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A Dry Boat (Read 402 times)
Jonathan
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I Love YaBB 2!

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Bromley
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A Dry Boat
31.05.2018 at 14:09:41
 
I was interested to read Paul saying he always considered his TS240 a dry boat although a surveyor thought he may have detected moisture. I always thought Azurian was remarkably dry in spite of sailing the rail under at times but towards the end of last season I began to be a bit concerned as I appeared to have water under the cabin sole and it definitely tasted salty.

A previous owner had filled the void between the hull and the inner moulding with foam in an attempt to make the boat unsinkable - apparently he had a boat sink under him. Although a square hole was cut in the cabin sole with a ply lid so a sponge could be used to get out the last drops the foam must have degraded as it was retaining water which then squeezed out under foot pressure. I was concerned lest there was something amiss with the metalwork in the bottom of the hull on which the lowered keel sits. Over many years on a drying mooring the trailing edge of the keel can wear away at this lower casting. A few years back I sleeved the trailing keel edge with stainless sheet and drilled and tapped the inner casting to bolt a stainless metal plate around the aft of the aperture in the hull. Any contact is now stainless to stainless and there was no visible wear last winter.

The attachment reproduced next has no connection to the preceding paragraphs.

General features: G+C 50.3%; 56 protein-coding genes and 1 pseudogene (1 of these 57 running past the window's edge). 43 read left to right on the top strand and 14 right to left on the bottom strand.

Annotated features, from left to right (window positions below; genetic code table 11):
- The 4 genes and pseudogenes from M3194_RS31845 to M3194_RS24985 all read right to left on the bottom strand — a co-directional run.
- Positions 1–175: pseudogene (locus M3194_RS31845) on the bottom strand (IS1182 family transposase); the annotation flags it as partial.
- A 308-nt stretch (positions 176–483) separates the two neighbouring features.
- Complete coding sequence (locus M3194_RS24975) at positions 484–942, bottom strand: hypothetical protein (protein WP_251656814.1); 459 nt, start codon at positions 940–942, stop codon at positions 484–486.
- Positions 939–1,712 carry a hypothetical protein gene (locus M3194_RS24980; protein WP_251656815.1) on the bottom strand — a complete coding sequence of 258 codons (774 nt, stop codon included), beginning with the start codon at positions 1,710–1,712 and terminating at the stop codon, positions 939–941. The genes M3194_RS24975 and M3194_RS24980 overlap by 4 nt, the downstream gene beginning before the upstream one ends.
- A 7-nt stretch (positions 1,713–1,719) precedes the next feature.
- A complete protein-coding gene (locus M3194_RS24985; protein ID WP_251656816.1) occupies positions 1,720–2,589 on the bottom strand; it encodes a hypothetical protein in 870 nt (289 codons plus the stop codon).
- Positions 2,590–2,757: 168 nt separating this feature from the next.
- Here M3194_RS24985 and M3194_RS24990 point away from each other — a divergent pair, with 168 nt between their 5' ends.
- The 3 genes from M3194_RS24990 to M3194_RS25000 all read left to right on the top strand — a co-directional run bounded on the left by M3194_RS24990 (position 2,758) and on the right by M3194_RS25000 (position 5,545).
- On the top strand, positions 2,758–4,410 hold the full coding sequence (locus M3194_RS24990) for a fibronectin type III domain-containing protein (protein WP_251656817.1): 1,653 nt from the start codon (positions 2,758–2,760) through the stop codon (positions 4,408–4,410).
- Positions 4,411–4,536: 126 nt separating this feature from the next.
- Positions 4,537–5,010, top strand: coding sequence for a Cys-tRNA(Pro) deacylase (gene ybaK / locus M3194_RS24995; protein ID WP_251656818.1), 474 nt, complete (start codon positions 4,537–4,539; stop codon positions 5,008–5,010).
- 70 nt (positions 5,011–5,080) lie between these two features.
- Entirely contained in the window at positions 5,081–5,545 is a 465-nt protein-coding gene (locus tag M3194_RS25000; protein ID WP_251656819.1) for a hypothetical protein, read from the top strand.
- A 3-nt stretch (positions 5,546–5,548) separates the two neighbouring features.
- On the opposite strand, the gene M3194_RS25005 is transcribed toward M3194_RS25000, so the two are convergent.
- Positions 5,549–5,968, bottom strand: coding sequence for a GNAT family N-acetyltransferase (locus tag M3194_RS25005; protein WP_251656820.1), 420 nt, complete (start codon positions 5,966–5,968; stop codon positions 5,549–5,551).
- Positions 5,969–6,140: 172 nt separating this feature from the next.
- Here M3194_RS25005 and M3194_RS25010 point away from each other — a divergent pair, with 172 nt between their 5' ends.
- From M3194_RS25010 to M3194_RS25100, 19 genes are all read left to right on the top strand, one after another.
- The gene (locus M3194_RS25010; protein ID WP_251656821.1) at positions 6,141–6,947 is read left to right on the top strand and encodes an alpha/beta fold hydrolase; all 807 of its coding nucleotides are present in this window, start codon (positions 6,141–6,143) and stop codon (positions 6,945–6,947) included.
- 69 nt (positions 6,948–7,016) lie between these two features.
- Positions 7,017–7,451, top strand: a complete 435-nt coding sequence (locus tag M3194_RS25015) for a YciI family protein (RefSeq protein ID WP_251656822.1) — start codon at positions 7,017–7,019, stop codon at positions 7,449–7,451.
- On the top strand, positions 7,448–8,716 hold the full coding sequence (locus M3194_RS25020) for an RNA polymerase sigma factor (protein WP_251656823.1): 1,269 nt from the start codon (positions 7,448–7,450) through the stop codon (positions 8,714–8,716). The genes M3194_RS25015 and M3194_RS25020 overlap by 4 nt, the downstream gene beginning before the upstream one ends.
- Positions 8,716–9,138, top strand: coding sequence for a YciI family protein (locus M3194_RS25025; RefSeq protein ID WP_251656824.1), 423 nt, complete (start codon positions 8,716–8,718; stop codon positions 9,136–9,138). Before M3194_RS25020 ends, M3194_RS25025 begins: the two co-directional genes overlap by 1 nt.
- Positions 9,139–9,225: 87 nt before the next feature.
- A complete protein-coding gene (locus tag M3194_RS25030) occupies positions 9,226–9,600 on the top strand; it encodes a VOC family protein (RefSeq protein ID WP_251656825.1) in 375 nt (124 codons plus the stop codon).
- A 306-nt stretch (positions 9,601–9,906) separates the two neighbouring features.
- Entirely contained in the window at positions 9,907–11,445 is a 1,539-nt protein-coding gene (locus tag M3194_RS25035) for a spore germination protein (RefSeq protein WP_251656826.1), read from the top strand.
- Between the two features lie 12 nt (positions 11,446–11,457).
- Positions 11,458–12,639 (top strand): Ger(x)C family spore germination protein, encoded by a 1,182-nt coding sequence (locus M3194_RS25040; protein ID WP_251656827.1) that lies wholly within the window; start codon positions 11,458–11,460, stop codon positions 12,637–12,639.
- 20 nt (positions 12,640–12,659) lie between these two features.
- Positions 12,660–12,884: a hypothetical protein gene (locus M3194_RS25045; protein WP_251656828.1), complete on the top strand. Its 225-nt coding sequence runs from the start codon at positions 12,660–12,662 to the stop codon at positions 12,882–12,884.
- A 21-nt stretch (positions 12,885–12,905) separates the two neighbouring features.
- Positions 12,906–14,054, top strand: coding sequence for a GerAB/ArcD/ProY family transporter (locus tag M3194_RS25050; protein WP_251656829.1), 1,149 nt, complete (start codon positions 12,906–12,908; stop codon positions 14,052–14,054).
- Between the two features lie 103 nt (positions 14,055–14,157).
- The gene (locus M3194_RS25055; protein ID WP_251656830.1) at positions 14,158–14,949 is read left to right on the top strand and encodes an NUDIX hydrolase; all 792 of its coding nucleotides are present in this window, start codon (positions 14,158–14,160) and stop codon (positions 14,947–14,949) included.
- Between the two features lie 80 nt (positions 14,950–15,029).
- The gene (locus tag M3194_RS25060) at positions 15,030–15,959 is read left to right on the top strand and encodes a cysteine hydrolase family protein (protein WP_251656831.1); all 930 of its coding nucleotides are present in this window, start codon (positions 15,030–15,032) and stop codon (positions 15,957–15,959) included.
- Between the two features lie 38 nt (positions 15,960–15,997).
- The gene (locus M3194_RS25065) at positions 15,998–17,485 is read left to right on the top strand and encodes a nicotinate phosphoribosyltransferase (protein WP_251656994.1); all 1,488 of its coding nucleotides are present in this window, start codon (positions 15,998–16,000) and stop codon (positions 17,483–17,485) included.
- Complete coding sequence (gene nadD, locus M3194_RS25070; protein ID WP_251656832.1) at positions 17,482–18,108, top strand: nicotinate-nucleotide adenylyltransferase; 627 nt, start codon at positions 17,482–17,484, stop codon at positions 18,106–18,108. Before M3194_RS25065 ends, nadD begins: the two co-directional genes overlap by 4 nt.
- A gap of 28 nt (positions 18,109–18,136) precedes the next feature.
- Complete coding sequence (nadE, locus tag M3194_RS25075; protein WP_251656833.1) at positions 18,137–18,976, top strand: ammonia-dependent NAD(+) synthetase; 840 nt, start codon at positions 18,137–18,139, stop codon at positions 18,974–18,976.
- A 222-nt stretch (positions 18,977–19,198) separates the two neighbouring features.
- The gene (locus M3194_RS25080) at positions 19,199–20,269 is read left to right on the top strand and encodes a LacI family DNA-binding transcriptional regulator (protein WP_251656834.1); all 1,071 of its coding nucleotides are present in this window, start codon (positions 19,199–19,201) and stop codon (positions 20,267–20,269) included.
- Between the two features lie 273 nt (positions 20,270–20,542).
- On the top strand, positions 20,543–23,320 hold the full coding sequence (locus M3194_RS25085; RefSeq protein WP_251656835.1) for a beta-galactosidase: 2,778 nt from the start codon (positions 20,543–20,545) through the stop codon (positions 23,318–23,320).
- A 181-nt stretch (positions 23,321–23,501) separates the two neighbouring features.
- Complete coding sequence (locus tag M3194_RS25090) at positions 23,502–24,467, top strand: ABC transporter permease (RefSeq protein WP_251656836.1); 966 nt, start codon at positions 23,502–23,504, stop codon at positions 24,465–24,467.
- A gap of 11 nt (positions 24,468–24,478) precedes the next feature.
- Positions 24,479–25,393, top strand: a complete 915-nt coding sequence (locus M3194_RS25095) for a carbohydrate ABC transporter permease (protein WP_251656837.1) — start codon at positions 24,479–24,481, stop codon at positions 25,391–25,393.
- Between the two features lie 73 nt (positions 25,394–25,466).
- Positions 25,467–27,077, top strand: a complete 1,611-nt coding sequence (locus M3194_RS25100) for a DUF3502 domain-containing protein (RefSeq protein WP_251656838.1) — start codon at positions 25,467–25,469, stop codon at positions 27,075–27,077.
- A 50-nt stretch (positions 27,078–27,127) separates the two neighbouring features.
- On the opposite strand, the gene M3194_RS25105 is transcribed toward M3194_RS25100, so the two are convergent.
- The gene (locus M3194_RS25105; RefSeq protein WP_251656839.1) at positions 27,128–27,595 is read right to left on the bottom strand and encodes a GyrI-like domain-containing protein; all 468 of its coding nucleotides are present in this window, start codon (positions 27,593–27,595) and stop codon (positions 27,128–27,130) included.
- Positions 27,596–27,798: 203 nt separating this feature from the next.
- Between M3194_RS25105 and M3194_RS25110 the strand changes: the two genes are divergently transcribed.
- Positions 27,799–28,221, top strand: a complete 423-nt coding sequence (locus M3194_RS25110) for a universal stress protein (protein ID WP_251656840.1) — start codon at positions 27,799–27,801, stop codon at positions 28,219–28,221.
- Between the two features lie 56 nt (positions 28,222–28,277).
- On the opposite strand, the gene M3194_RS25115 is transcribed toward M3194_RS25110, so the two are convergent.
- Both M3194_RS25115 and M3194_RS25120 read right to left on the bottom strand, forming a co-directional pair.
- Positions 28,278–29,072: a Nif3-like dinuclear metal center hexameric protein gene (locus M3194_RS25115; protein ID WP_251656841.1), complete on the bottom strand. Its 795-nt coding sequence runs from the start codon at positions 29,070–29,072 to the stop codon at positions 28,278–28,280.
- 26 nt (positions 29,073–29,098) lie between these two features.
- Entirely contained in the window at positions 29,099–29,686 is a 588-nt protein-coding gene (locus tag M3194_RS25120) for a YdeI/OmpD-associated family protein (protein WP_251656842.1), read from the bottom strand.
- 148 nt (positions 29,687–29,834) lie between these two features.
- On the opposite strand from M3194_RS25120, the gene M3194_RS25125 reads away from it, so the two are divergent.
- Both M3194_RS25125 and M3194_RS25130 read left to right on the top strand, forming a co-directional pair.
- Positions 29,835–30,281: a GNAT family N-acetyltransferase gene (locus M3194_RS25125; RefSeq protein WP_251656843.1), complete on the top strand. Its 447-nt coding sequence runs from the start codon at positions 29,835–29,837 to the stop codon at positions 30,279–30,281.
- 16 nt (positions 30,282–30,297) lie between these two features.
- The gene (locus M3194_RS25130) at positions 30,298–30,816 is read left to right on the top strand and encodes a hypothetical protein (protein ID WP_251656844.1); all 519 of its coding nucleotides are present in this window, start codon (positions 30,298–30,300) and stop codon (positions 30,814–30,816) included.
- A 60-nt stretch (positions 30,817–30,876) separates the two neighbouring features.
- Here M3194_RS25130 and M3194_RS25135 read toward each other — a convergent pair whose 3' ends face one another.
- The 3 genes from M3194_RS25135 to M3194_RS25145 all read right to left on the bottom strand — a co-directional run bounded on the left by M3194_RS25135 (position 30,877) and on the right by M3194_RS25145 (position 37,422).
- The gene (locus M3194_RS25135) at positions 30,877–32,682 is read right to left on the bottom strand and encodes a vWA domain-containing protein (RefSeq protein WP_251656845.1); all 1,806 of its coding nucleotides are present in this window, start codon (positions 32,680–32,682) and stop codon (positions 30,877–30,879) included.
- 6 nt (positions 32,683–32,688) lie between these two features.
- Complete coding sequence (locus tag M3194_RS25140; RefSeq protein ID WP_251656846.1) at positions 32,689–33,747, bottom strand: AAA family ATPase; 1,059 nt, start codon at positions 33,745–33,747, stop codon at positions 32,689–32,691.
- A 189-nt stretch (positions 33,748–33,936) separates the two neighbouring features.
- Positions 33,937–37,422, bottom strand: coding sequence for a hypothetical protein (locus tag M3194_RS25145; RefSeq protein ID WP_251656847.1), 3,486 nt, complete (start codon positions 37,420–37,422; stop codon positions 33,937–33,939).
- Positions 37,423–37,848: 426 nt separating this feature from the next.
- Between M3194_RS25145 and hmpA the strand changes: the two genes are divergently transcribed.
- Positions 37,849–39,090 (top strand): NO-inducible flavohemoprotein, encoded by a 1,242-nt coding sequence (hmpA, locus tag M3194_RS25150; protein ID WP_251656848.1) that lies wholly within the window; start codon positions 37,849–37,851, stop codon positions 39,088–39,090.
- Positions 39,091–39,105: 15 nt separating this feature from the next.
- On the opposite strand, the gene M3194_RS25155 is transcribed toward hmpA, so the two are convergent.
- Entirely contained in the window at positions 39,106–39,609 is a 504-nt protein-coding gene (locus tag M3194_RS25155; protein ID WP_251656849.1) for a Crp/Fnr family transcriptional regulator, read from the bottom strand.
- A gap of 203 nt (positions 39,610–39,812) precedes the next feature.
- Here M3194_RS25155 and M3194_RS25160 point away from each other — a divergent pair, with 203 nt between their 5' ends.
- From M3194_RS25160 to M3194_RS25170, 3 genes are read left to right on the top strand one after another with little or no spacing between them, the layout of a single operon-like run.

Over the winter I dug round under the cabin sole around the sponge hole with various implements and removed as much of the foam as I could reach - not much and the surface in contact with the hull appeared to have turned to a brown mush. Even over this winter the hull seemed to dry right out. I also removed both the fore hatch and one window and rebidded them. The fore hatch had leaked for a while so that I left a washing up bowl below and had tried sealing the rubber around the glass with both silicone and Capt Watts creeping crack cure to no long lasting effect. You know how it is - you can play a hose on something trying to locate a leak and find nothing yet a light shower causes a flood when you are not looking. Anyway this time I located a leak as coming from the seal with the foredeck - similar problem with the port window. I resealed both with butyl rubber. When I replaced my windows a while back I used low modulus neutral cure silicone as recommended because it is supposed to allow lots of movement and still seal. It simply did not adhere to the acrylic sheet of the windows resulting in a capillary type leak. Butyl rubber stays liquid and only skins over where it is in contact with the air. Seems capable of dealing with expansion and contraction and you can easily clean up with white spirit.